“Billions” was a release I was massively anticipating, and it certainly delivered. It’s definitely not just more of 2019 Caroline Polacheck, and I’m glad that’s the case, I never want an artist to stagnate and just try to copy what worked before. This is 2022 Caroline Polacheck, maybe a bit more experimental and slower but just as incisive and, above all else, fun to listen to.


Blog New Album Review

“Year Of The Snake” by Softcult EP Review

“Year Of The Snake” has been a long time coming. The first single, “Spit It Out”, was released in July 2021 and the other singles have trickled out since then, building anticipation for the final product that was released on February 4, 2022. And while all of the singles are individually brilliant, hearing them in one coherent order with the flow the artist intended really highlights the sonic intention behind every line.

The energy of the tracks is probably my favorite part. There’s an extremely fine line where music is able to sound effortless and be drowning in feedback-laden guitars without also sounding bored and laconic, and Softcult spends the 6-song EP dancing on that line. Verses are often broken up by instrumental sections creating a disjointed structure that adds to the nervous excitement that defines “Year Of The Snake.” Album highlight “House Of Mirrors” uses a very call and response setup for the chorus – “Who knows? Who cares? (It hurts to see the truth)” before quickly bleeding into the next verse, and both of those were propelled by the staccato guitar solo that happened before it.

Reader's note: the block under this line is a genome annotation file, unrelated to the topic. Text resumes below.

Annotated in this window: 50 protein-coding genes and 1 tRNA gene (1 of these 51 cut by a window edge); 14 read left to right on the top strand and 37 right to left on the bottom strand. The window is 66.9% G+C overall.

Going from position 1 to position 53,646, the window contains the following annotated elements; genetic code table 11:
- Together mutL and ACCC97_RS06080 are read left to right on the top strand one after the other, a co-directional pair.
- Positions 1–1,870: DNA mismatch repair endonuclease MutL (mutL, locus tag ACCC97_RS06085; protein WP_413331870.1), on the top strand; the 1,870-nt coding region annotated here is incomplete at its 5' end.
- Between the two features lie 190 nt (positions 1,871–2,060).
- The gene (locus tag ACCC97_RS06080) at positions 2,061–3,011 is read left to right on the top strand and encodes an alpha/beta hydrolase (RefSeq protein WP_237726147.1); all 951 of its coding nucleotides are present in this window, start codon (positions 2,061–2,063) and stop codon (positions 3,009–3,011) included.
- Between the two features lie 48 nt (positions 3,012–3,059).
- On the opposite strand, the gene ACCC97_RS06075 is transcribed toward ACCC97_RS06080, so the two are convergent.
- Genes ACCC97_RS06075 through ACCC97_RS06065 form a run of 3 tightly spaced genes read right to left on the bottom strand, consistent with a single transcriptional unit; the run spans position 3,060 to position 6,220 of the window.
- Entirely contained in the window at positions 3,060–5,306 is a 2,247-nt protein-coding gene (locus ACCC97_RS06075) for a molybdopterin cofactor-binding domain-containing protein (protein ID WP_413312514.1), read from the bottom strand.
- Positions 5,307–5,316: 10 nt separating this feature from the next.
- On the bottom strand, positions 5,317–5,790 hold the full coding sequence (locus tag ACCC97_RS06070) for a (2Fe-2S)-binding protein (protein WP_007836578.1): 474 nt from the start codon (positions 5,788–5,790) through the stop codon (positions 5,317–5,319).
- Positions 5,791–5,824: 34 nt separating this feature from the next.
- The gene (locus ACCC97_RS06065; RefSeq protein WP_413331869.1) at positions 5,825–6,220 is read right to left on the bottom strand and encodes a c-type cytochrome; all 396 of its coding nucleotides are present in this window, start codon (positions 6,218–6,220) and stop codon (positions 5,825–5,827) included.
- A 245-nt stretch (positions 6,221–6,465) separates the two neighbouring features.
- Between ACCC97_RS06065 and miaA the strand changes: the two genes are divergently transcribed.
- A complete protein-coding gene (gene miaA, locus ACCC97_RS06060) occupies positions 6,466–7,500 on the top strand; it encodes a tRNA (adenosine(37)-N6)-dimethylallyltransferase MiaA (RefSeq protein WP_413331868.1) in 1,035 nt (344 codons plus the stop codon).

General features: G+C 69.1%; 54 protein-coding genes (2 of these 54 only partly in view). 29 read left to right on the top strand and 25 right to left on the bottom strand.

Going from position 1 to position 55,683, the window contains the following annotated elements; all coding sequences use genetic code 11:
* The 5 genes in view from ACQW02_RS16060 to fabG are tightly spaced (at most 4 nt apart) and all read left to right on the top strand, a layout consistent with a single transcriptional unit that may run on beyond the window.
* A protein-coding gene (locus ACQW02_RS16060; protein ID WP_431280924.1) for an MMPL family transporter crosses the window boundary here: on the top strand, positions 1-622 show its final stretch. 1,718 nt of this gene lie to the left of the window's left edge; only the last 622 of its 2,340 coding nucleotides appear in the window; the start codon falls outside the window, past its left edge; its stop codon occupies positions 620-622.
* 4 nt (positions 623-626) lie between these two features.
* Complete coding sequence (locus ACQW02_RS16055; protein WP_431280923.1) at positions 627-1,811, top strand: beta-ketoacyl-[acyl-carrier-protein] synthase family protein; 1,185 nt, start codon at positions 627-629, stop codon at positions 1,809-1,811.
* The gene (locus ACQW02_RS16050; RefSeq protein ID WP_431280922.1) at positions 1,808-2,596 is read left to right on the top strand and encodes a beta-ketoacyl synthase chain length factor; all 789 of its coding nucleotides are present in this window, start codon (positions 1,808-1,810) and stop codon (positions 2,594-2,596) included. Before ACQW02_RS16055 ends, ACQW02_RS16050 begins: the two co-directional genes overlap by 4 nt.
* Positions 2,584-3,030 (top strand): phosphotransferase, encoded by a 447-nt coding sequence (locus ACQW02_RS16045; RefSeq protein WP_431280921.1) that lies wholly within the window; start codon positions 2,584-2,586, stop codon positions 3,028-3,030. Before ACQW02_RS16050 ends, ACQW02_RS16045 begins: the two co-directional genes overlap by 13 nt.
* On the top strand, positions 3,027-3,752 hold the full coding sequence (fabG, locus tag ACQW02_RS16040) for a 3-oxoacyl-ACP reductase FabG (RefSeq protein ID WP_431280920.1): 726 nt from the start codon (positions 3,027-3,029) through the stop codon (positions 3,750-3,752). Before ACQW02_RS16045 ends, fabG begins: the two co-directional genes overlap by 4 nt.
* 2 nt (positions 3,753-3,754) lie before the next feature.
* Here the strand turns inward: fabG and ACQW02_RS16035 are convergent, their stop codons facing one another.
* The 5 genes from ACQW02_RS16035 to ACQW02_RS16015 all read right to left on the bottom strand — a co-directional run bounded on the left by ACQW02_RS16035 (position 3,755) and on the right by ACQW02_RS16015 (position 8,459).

Lyrics are also a crucial part of the world Softcult builds on this EP. Lead singer Mercedes Arn-Horn puts a lot of emphasis on vocal deliveries that approach shouting, which sounds really cool over the instrumental, but pay attention to what she’s saying and the songwriting is just as interesting, with lots of clever wordplay that fleshes out the characters and events depicted. “Looking back at a face, barely recognize you // But the eyes are a shade of the same perfect blue //I watched you change into someone new // Saw it all degrade into deja vu” off the track “Perfect Blue” is an entire emotional arc, and this is the chorus, this attention to detail and straightforward yet intriguing method of building imagery in the mind of the listener.

When I listen to music, I imagine a void, a corner of deep space, and the song fills that void with something; a guitar line so memorable I can picture the artist playing it or a moment of songwriting clarity that paints a mental picture. Softcult embraces this darkness and blends perfectly into the void, with instrumentation that is often minimal in scope but feels expansive and evocative, drawing you in alongside the songs about conflict and danger, a film noir made of sound that would make Hitchcock proud.


New Album Review

“That’s Our Lamp” by Mitski: Track Review

Mitski’s sixth album, “Laurel Hell,” came out on Friday, February 4. While I haven’t had time to collect my thoughts on the album as a whole, I know one thing for certain: “That’s Our Lamp” is one of my new favorite songs of all time.

The song opens with bouncy-sounding synths and steady percussion and quickly blossoms into full-blown 80s synth-pop inspired instrumentation. The lyricism is simple, and consists of Mitksi accepting that her relationship with someone has come to an end.